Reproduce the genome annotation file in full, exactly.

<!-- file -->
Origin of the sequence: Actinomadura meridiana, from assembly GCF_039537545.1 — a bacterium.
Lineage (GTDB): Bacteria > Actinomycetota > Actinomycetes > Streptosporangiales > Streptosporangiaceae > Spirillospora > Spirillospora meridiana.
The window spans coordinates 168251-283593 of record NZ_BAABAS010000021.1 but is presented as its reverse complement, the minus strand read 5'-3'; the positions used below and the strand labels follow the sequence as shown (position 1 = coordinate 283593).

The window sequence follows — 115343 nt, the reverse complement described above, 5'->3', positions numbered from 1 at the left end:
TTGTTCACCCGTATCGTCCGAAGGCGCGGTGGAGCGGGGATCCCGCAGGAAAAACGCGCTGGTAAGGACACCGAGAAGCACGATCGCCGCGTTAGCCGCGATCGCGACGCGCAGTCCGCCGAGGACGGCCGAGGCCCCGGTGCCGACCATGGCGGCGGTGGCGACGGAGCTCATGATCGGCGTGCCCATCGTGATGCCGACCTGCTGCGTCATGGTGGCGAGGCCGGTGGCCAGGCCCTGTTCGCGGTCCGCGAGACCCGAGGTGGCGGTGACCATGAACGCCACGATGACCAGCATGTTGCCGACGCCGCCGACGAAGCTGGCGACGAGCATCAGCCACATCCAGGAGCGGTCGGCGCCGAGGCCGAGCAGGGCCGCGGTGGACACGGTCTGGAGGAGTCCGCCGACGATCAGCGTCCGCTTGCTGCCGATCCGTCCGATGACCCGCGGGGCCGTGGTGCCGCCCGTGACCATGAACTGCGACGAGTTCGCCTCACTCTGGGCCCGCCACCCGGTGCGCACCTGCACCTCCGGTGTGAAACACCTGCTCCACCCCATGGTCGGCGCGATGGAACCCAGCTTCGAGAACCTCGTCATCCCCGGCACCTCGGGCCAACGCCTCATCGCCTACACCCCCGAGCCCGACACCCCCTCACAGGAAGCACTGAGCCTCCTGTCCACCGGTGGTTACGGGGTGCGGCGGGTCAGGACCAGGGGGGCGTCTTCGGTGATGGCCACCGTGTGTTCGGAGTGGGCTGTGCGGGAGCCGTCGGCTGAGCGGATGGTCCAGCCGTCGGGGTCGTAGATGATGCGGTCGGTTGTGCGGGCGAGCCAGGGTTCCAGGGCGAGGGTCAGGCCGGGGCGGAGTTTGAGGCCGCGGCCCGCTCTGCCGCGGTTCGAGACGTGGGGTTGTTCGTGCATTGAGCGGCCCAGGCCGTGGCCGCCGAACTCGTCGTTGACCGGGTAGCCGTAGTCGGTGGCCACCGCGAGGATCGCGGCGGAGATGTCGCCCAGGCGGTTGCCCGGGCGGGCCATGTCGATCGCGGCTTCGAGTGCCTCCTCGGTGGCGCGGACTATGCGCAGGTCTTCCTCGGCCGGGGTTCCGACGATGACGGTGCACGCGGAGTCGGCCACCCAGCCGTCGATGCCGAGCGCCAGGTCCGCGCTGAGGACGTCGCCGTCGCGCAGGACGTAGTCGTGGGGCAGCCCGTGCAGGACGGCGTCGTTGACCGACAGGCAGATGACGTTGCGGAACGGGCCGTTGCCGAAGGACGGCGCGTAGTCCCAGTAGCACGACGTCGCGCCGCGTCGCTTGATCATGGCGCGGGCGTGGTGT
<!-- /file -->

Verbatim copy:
Origin of the sequence: Actinomadura meridiana, from assembly GCF_039537545.1 — a bacterium.
Lineage (GTDB): Bacteria > Actinomycetota > Actinomycetes > Streptosporangiales > Streptosporangiaceae > Spirillospora > Spirillospora meridiana.
The window spans coordinates 168251-283593 of record NZ_BAABAS010000021.1 but is presented as its reverse complement, the minus strand read 5'-3'; the positions used below and the strand labels follow the sequence as shown (position 1 = coordinate 283593).

The window sequence follows — 115343 nt, the reverse complement described above, 5'->3', positions numbered from 1 at the left end:
TTGTTCACCCGTATCGTCCGAAGGCGCGGTGGAGCGGGGATCCCGCAGGAAAAACGCGCTGGTAAGGACACCGAGAAGCACGATCGCCGCGTTAGCCGCGATCGCGACGCGCAGTCCGCCGAGGACGGCCGAGGCCCCGGTGCCGACCATGGCGGCGGTGGCGACGGAGCTCATGATCGGCGTGCCCATCGTGATGCCGACCTGCTGCGTCATGGTGGCGAGGCCGGTGGCCAGGCCCTGTTCGCGGTCCGCGAGACCCGAGGTGGCGGTGACCATGAACGCCACGATGACCAGCATGTTGCCGACGCCGCCGACGAAGCTGGCGACGAGCATCAGCCACATCCAGGAGCGGTCGGCGCCGAGGCCGAGCAGGGCCGCGGTGGACACGGTCTGGAGGAGTCCGCCGACGATCAGCGTCCGCTTGCTGCCGATCCGTCCGATGACCCGCGGGGCCGTGGTGCCGCCCGTGACCATGAACTGCGACGAGTTCGCCTCACTCTGGGCCCGCCACCCGGTGCGCACCTGCACCTCCGGTGTGAAACACCTGCTCCACCCCATGGTCGGCGCGATGGAACCCAGCTTCGAGAACCTCGTCATCCCCGGCACCTCGGGCCAACGCCTCATCGCCTACACCCCCGAGCCCGACACCCCCTCACAGGAAGCACTGAGCCTCCTGTCCACCGGTGGTTACGGGGTGCGGCGGGTCAGGACCAGGGGGGCGTCTTCGGTGATGGCCACCGTGTGTTCGGAGTGGGCTGTGCGGGAGCCGTCGGCTGAGCGGATGGTCCAGCCGTCGGGGTCGTAGATGATGCGGTCGGTTGTGCGGGCGAGCCAGGGTTCCAGGGCGAGGGTCAGGCCGGGGCGGAGTTTGAGGCCGCGGCCCGCTCTGCCGCGGTTCGAGACGTGGGGTTGTTCGTGCATTGAGCGGCCCAGGCCGTGGCCGCCGAACTCGTCGTTGACCGGGTAGCCGTAGTCGGTGGCCACCGCGAGGATCGCGGCGGAGATGTCGCCCAGGCGGTTGCCCGGGCGGGCCATGTCGATCGCGGCTTCGAGTGCCTCCTCGGTGGCGCGGACTATGCGCAGGTCTTCCTCGGCCGGGGTTCCGACGATGACGGTGCACGCGGAGTCGGCCACCCAGCCGTCGATGCCGAGCGCCAGGTCCGCGCTGAGGACGTCGCCGTCGCGCAGGACGTAGTCGTGGGGCAGCCCGTGCAGGACGGCGTCGTTGACCGACAGGCAGATGACGTTGCGGAACGGGCCGTTGCCGAAGGACGGCGCGTAGTCCCAGTAGCACGACGTCGCGCCGCGTCGCTTGATCATGGCGCGGGCGTGGTGT